Why We’ll Probably Never Do a Kickstarter

Fyre Festival. Tanacon. Knights of the Dinner Table: Live Action Series. Robotech RPG TacticsChaosium. Hell, throw TSR on the list if you want to reach back through the sanes of time. I could go on and on, because the world is littered with projects that went horribly awry. All things that seemed like good ideas at the time. Maybe the people behind them had good intentions, maybe they were scams from the jump. The only thing we can say for sure is that people bit off more than they could chew. That’s why I’ll probably never do a Kickstarter or other crowdfunding campaign.

Kickstarter is the 800 pound gorilla in the tabletop market these days. I’ve been told time and again that the only way to establish and grow the company is to do a Kickstarter. Of course, I was also told that I’d never be able to sell books that don’t have pictures in them, or that I couldn’t make a living doing this. While I don’t like to brag, and I’m by no means getting rich in this business, I’ve paid the bills for almost 3 years now solely on what I make doing this, and every title we have at DriveThruRPG has a best seller medallion.

There’s more than one way to do things, is the point I’m trying to make.

Dancing Lights Press is run as a for-profit business. This isn’t my side hustle. For some reason, that offends some people. While I do think that roleplaying is an art, I can’t just do this for the creative fulfillment it brings me. The expectation for a Kickstarter is that you’ll produce glorious, beautiful, fully-illustrated hardcover books, present several reward tiers with cool swag, with a good start to a product line as stretch goals. That’s outside of my capabilities at the moment. I could hire people to do it, but that wouldn’t result in a profitable book. Check the internet for award-winning creators talking about the pitiful amount of money they make in this industry.

If we want to circle back to the creative part, though, that’s also an important factor for me. I want to make the things that I want to make, the way that I want to make them. While I recognize that I’m not going to grab a huge audience, I don’t need to. I only need to grab the audience that gets what I’m doing. I don’t want to do all of the things that you allegedly have to do to have a successful Kickstarter campaign. No shade, but if I wanted to do what everyone else was doing, I’d still be writing stuff for Pathfinder and Fate and Savage Worlds, or creating material for the Dungeon Masters Guild. There’s nothing wrong with that. I’m happy those options exist. But it’s not for me.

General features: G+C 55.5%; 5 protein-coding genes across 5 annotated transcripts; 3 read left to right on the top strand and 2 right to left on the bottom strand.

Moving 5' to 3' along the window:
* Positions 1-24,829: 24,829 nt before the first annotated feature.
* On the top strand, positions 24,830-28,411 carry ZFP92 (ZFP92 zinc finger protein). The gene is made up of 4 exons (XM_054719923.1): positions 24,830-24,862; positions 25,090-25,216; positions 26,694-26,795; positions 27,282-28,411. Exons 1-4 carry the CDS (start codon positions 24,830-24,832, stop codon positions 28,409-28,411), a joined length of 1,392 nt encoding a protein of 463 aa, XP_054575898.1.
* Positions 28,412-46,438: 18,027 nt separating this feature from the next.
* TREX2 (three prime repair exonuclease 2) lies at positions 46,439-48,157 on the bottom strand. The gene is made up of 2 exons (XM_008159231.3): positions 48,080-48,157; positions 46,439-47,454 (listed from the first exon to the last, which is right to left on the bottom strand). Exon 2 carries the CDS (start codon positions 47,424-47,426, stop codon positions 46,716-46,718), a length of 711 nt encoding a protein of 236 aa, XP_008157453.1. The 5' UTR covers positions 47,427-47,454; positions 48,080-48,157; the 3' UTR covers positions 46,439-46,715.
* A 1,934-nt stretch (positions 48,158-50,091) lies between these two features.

What I would rather do is sell you something that exists. I’m releasing something new on DriveThruRPG every week. Once things get up to speed, I will be releasing a new 96-page book every month. I’m not taking your money and making a promise. If I get sick or something happens and I miss a week, no harm, no foul. I’ll be late by a week. Not months, or years, or until Hell freezes over. That’s my personal sense of ethics talking.

My intention is for this to be the last job I ever have. It’s about more than one product. I would rather grow slowly and organically, even if that takes more time to accomplish. Somehow, working from my kitchen table one day, and having a huge obligation hanging over my head 30 days later, doesn’t seem like a stable business model.

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